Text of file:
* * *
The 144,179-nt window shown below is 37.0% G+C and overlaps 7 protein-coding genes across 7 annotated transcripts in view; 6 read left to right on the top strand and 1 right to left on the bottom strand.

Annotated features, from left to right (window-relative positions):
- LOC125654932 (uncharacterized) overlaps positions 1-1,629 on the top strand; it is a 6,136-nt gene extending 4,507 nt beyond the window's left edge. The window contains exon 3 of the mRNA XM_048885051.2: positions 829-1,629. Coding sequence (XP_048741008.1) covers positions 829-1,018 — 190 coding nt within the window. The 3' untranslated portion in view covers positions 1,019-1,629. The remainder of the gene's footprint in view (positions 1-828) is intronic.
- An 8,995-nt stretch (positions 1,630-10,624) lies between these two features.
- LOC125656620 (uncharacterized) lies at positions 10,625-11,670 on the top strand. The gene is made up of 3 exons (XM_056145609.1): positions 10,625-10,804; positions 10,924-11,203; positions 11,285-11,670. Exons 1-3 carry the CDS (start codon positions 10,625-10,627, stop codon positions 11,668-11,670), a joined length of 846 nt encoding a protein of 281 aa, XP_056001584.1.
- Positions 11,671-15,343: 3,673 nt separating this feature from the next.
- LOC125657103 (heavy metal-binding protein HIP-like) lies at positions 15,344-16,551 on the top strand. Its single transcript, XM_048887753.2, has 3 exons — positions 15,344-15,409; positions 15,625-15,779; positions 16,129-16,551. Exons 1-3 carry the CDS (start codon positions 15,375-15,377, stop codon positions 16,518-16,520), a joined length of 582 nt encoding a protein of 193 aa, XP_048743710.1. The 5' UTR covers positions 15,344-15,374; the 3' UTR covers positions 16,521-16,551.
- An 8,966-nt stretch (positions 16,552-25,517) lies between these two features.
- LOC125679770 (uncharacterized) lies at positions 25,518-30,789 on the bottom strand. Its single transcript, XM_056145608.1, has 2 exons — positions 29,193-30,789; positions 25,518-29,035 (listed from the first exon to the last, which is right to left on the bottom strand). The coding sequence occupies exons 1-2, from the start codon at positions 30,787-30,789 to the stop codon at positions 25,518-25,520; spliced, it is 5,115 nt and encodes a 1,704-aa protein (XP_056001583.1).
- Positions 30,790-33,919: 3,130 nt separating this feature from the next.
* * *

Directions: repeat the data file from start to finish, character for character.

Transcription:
The 144,179-nt window shown below is 37.0% G+C and overlaps 7 protein-coding genes across 7 annotated transcripts in view; 6 read left to right on the top strand and 1 right to left on the bottom strand.

Annotated features, from left to right (window-relative positions):
- LOC125654932 (uncharacterized) overlaps positions 1-1,629 on the top strand; it is a 6,136-nt gene extending 4,507 nt beyond the window's left edge. The window contains exon 3 of the mRNA XM_048885051.2: positions 829-1,629. Coding sequence (XP_048741008.1) covers positions 829-1,018 — 190 coding nt within the window. The 3' untranslated portion in view covers positions 1,019-1,629. The remainder of the gene's footprint in view (positions 1-828) is intronic.
- An 8,995-nt stretch (positions 1,630-10,624) lies between these two features.
- LOC125656620 (uncharacterized) lies at positions 10,625-11,670 on the top strand. The gene is made up of 3 exons (XM_056145609.1): positions 10,625-10,804; positions 10,924-11,203; positions 11,285-11,670. Exons 1-3 carry the CDS (start codon positions 10,625-10,627, stop codon positions 11,668-11,670), a joined length of 846 nt encoding a protein of 281 aa, XP_056001584.1.
- Positions 11,671-15,343: 3,673 nt separating this feature from the next.
- LOC125657103 (heavy metal-binding protein HIP-like) lies at positions 15,344-16,551 on the top strand. Its single transcript, XM_048887753.2, has 3 exons — positions 15,344-15,409; positions 15,625-15,779; positions 16,129-16,551. Exons 1-3 carry the CDS (start codon positions 15,375-15,377, stop codon positions 16,518-16,520), a joined length of 582 nt encoding a protein of 193 aa, XP_048743710.1. The 5' UTR covers positions 15,344-15,374; the 3' UTR covers positions 16,521-16,551.
- An 8,966-nt stretch (positions 16,552-25,517) lies between these two features.
- LOC125679770 (uncharacterized) lies at positions 25,518-30,789 on the bottom strand. Its single transcript, XM_056145608.1, has 2 exons — positions 29,193-30,789; positions 25,518-29,035 (listed from the first exon to the last, which is right to left on the bottom strand). The coding sequence occupies exons 1-2, from the start codon at positions 30,787-30,789 to the stop codon at positions 25,518-25,520; spliced, it is 5,115 nt and encodes a 1,704-aa protein (XP_056001583.1).
- Positions 30,790-33,919: 3,130 nt separating this feature from the next.